“JP’s high-volume dining center does over a million transactions a year, so there’s been quite a bit of wear and tear on the facility,” Faulkner explains about the decision to overhaul that already very successful venue. “We also felt it was getting a little dated and that we needed more capacity and efficiencies with it.”
Another major factor was the addition of a mobile ordering option last fall, “so we wanted to add capacity to handle production, pickup and flow of those incoming orders,” he adds.
As it turned out, JP’s, which menus high-end fare like steak and lobster on a daily basis, saw a major bump in sales in the past year, up 16 percent or over $300,000, following the renovation and implementation of mobile ordering.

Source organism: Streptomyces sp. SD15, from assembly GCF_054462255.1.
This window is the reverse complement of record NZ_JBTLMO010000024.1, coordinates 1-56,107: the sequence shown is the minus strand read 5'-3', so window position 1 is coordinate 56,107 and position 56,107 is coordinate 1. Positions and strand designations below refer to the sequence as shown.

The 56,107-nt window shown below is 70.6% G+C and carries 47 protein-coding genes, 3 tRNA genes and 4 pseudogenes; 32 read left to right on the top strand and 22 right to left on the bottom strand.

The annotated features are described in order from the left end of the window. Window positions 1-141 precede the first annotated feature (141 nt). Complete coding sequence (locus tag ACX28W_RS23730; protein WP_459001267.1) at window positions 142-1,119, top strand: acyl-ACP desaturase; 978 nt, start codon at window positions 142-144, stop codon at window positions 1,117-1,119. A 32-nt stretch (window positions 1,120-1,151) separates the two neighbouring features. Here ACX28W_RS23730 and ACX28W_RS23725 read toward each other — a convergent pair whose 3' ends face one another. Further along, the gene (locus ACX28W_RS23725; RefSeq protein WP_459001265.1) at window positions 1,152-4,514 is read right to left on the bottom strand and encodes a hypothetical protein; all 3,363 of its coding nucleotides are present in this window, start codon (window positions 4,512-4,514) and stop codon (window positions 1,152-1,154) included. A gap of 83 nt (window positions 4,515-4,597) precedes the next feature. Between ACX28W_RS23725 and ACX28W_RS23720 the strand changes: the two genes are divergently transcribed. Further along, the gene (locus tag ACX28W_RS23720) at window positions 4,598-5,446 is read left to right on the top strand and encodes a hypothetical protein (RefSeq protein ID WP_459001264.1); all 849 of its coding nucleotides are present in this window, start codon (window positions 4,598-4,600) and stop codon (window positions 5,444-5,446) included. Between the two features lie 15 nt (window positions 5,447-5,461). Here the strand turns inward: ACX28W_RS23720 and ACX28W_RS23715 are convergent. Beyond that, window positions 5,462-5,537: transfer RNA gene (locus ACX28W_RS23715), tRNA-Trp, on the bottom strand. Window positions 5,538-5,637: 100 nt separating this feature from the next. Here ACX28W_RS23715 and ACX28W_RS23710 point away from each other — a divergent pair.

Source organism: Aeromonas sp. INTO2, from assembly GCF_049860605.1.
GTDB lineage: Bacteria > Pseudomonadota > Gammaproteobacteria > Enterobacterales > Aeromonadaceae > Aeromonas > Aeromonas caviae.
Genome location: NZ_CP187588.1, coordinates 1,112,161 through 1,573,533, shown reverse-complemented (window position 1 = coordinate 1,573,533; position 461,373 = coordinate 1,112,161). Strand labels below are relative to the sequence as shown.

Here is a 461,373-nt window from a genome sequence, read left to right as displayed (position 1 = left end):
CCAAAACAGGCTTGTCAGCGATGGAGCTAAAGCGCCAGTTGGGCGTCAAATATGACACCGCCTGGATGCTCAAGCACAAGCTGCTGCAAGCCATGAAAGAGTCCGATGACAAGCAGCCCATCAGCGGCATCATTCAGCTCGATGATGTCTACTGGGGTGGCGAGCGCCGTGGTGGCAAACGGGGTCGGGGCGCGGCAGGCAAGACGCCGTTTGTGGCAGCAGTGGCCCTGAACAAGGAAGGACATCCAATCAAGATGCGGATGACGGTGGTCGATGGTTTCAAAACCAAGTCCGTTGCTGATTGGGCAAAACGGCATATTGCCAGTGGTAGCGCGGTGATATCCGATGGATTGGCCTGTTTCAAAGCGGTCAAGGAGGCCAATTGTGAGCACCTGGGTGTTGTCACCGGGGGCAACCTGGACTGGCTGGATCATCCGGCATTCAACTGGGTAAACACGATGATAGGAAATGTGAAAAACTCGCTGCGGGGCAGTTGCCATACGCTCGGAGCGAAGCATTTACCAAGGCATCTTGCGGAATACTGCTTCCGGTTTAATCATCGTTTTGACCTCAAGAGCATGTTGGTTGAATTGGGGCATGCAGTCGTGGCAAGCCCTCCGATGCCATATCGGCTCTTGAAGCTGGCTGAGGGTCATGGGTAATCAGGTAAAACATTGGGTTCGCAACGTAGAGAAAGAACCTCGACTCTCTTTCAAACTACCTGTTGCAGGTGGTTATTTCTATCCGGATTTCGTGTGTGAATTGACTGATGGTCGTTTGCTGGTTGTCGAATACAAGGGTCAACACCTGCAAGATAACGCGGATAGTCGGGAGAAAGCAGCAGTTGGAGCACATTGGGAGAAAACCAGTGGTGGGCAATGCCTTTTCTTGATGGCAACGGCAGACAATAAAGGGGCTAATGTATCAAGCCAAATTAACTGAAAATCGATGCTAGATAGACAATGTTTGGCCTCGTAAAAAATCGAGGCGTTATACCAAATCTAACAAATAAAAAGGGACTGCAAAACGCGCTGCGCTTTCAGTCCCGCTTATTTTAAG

Fighting Gobbler, meanwhile, added $160,000 in annual sales following its redesign, which included new tabletops, each with a piece of “Hokie stone” embedded in it. The limestone, mined in nearby quarries, gives the school’s buildings their distinctive look.
JP’s and Fighting Gobbler were two of the prime beneficiaries of the new mobile order option, outpaced only the Jamba Juice unit in Turner Place in number of mobile orders generated over the year. The mobile order option, offered through the Tapingo platform, is now available at more than 90 percent of VT’s retail concepts. It generated more than half a million transactions in its first year of availability in 2017-2018, which helped boost overall department traffic by about 1.9 percent over 2016-2017.
Faulkner expects those mobile order numbers to keep growing.
“The biggest adopters were the incoming freshman,” he observes. “If we continue to see [that rate of growth] in the next couple years, by year four you can just imagine where we may be at. Moving forward I think that’s really our future.”
That trend will in turn influence the department’s facility design approach, Faulkner suggests.